North Wales hovercraft draft licences agreed
A hovercraft could return to the north Wales coast after more than 50 years as two operators bid to run services to Wirral.
Hoverlink Ltd and Airspeed Hovercraft Solutions Ltd have both been granted draft licences by Denbighshire council to operate crossings.
The last time a hovercraft operated in the region was from Rhyl to Wallasey in 1962 but it was damaged in a storm.
Denbighshire council confirmed both firms had been granted a draft licence.
Simon Clitheroe from Hoverlink told the Daily Post the draft licence "gives us the opportunity to start the process of bringing investors on board".
A council spokesperson said: "This is not a legally binding document but a specimen for their legal staff to look over, for comments and for them to use to provide further information.
"The county council is currently working with the operators who are planning to bring hovercraft services to Rhyl to sort out the detailed arrangements for arrivals and departures."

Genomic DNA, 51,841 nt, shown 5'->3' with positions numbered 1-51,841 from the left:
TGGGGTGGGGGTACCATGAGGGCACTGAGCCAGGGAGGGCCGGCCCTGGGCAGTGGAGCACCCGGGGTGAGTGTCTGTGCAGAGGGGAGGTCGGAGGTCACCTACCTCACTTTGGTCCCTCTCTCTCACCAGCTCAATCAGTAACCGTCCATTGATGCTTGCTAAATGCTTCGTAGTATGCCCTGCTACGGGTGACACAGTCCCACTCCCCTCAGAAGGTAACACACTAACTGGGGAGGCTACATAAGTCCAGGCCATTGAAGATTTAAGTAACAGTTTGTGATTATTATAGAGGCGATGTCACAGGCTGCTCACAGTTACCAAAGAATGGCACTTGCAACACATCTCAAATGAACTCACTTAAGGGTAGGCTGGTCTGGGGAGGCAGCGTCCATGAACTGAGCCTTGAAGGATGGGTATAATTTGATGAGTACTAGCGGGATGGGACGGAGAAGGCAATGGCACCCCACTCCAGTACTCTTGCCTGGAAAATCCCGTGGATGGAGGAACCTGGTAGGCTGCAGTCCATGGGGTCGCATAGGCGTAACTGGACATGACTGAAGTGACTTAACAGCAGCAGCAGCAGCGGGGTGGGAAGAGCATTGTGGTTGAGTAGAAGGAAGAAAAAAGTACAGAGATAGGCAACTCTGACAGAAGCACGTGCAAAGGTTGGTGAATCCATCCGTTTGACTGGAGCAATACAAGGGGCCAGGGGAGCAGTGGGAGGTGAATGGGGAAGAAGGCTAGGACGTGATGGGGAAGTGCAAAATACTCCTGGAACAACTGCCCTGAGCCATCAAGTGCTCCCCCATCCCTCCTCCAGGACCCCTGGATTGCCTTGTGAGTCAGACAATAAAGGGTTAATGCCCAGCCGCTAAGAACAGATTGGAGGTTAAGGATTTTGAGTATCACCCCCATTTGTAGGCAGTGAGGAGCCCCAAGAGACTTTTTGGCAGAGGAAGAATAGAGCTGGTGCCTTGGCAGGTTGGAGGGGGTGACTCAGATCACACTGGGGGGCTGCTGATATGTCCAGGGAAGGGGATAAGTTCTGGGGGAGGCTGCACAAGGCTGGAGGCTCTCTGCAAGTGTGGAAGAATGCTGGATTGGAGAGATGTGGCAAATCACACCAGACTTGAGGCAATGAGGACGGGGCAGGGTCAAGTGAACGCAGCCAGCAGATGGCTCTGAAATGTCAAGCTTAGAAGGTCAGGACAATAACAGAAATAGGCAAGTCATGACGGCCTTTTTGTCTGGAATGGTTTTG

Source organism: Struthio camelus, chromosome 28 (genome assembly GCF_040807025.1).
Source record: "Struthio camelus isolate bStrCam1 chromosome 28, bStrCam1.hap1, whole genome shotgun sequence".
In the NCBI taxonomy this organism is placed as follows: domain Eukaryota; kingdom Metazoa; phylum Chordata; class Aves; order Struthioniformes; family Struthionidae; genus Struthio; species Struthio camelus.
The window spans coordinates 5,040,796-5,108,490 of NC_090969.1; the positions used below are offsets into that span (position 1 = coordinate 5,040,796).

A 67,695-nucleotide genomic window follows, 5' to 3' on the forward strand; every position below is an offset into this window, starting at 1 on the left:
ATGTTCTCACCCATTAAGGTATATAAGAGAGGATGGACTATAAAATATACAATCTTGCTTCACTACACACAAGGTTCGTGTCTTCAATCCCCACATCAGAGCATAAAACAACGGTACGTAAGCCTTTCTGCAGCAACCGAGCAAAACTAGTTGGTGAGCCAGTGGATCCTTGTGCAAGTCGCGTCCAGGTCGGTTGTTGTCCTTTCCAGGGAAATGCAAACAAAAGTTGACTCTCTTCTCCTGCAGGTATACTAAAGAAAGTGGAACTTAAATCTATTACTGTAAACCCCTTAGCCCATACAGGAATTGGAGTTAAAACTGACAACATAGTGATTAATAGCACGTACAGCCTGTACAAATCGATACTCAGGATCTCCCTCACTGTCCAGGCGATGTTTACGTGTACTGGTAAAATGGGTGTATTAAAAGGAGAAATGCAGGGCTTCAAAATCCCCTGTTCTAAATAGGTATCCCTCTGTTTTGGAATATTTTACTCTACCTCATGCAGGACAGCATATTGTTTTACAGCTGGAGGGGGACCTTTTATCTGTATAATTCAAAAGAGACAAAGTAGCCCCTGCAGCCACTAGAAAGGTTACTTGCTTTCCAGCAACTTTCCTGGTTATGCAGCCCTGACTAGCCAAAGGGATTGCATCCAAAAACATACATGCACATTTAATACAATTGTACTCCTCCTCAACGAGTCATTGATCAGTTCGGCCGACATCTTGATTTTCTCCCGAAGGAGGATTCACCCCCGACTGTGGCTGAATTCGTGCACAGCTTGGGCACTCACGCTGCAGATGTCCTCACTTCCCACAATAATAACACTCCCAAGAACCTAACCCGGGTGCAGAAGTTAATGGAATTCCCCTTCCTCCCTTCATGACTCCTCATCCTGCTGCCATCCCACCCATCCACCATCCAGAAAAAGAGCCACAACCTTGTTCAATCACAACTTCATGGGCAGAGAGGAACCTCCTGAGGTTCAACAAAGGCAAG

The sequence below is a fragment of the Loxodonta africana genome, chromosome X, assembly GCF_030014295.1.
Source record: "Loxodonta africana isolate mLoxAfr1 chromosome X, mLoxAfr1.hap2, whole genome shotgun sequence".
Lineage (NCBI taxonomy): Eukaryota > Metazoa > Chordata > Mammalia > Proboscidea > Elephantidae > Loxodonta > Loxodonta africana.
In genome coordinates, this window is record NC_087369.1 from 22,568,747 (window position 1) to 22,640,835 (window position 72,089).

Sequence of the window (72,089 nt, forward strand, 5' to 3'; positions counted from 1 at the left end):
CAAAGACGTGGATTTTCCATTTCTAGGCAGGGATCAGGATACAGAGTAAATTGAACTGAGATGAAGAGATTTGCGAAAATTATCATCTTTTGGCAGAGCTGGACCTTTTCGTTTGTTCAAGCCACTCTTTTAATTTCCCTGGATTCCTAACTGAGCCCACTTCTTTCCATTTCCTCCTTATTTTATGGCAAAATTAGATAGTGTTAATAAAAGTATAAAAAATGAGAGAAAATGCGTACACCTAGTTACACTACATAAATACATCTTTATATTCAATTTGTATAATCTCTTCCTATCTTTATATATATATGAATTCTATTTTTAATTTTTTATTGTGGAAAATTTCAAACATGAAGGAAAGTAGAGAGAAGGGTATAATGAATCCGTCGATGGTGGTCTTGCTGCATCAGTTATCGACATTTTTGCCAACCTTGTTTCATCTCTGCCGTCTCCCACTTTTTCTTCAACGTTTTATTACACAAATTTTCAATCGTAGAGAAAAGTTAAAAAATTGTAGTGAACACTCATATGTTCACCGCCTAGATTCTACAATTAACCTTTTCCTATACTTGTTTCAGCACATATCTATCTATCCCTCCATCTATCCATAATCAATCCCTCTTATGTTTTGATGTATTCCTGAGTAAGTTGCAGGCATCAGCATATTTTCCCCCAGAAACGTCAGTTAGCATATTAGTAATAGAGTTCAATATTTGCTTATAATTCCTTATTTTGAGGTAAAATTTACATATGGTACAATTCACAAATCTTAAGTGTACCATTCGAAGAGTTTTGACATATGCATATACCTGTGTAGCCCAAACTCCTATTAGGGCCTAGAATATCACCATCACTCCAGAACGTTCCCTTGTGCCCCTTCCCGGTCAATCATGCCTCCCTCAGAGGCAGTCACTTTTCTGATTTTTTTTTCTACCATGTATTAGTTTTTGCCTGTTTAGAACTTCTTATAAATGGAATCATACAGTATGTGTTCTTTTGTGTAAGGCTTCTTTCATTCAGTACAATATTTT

Last year, Vale of Clwyd MP Chris Ruane raised a question during a parliamentary debate about whether a feasibility study should be conducted to see if a hovercraft service could be revived, prompting inquiries from organisations.
Rhyl's short-lived hovercraft service began on 20 July 1962 when a large crowd gathered on the beach as the Vickers VA3 hovercraft, or hovercoach, powered up its two roaring engines
Run by British United Airways between Rhyl and Wallasey, it was one of the first commercially viable hovercrafts with the Rhyl service said to be the world's first passenger version
But by 14 September it left Wirral for Rhyl, and halfway across the engines failed.
Then, after three days of trying to keep it safe, the VA3 smashed into Rhyl's promenade wall and the service never restarted.